WHAT NOT TO SAY
It is a natural reaction for any person involved in a diving incident to try to present themselves and their organisation in the best possible light. Particularly when the interviewer is seemingly sympathetic and well disposed towards them and their role in the matter.
Rather than improving the dive operator’s circumstances, such attempts to better their situation will often lead to revelations that only add to the story’s news potential. This usually happens when the individual concerned seeks to justify their own actions by attempting to divert the blame onto others, or when they express an opinion – no matter how accurate and well informed – on what took place.
Regardless of the strength of the dive operator’s case, or how tempting the opportunity to make their point of view known, straying away from hard fact is always fraught with risk. Especially in a damage control situation where the whole purpose of the exercise is to avoid becoming headline news.
Sticking rigidly to the facts is something that’s easier said than done, but as far as possible – and without being seen to be evasive – a spokesperson SHOULD NOT:
• Expand their statement beyond the known facts of a case.
• Reveal the identities of those involved in the incident until advised that it is permissible to do so by the appropriate authorities.
• Imply that the victim was at fault.
• Voice any doubts or concerns about the victim’s level of training and experience, or their health.
• Speculate about what might have caused the diving accident. (That is something best left to the investigating authorities to determine.)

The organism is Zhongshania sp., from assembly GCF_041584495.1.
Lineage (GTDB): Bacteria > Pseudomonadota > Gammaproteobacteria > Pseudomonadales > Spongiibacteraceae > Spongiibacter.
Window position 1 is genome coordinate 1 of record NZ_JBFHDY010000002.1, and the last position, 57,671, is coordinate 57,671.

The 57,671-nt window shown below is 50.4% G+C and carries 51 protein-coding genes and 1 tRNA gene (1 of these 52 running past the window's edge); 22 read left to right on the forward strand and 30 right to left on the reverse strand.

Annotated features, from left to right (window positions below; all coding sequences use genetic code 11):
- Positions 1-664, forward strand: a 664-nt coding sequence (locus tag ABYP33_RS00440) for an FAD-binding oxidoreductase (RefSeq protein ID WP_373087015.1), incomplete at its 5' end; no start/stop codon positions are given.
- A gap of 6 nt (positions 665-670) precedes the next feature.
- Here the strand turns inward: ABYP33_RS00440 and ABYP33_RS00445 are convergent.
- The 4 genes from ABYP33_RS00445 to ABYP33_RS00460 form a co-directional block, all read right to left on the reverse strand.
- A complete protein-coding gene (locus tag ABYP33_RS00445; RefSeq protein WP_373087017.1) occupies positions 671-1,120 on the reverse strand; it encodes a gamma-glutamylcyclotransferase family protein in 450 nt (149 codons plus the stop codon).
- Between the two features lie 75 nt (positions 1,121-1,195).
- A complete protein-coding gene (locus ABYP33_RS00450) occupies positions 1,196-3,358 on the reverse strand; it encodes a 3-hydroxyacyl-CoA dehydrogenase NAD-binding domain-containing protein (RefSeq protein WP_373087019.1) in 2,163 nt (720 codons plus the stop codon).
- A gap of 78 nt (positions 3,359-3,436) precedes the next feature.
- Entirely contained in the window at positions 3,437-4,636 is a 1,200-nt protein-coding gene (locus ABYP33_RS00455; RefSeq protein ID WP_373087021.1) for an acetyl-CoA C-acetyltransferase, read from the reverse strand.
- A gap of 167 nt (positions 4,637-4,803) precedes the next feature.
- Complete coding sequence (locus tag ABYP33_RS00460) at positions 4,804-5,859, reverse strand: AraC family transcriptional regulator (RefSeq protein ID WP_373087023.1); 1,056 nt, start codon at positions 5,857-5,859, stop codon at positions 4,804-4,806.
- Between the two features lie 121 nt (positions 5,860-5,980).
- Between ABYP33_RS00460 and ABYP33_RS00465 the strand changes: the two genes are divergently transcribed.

• Be critical of, or speak disparagingly about, anyone who is involved in the incident – or be provoked into making moral or ethical judgements about their actions.
• Repeat questions that are put to them. (Some may contain potentially damaging wording that can later be attributed back to the spokesperson.)
• Enter into debate with reporters about any opinions concerning the incident that might have been expressed by diving industry ‘experts’. (Some of those people may have an imperfect knowledge of diving but occupy an exalted position in the wider community. In publicly disagreeing with their views, the operator runs a risk of prolonging the worth of the story.)
• Compare the present situation with any similar diving incident.
• Be critical of other diving organizations and operations, or of the relevant Regulations, Standards and Codes of Practice that apply to diving.
• Admit to liability or possible oversights that may have contributed to the incident. (Even where fault exists, public self-recrimination serves no useful purpose and may even result in the operator later being blamed for actions that were beyond his or her power to control.)
• Make exaggerated claims about professional experience and qualifications – particularly those that relate to diving.
• Suggest that diving is a dangerous activity.
• Knowingly tell a lie, or intentionally try to mislead the media.
Categories: Crisis Manual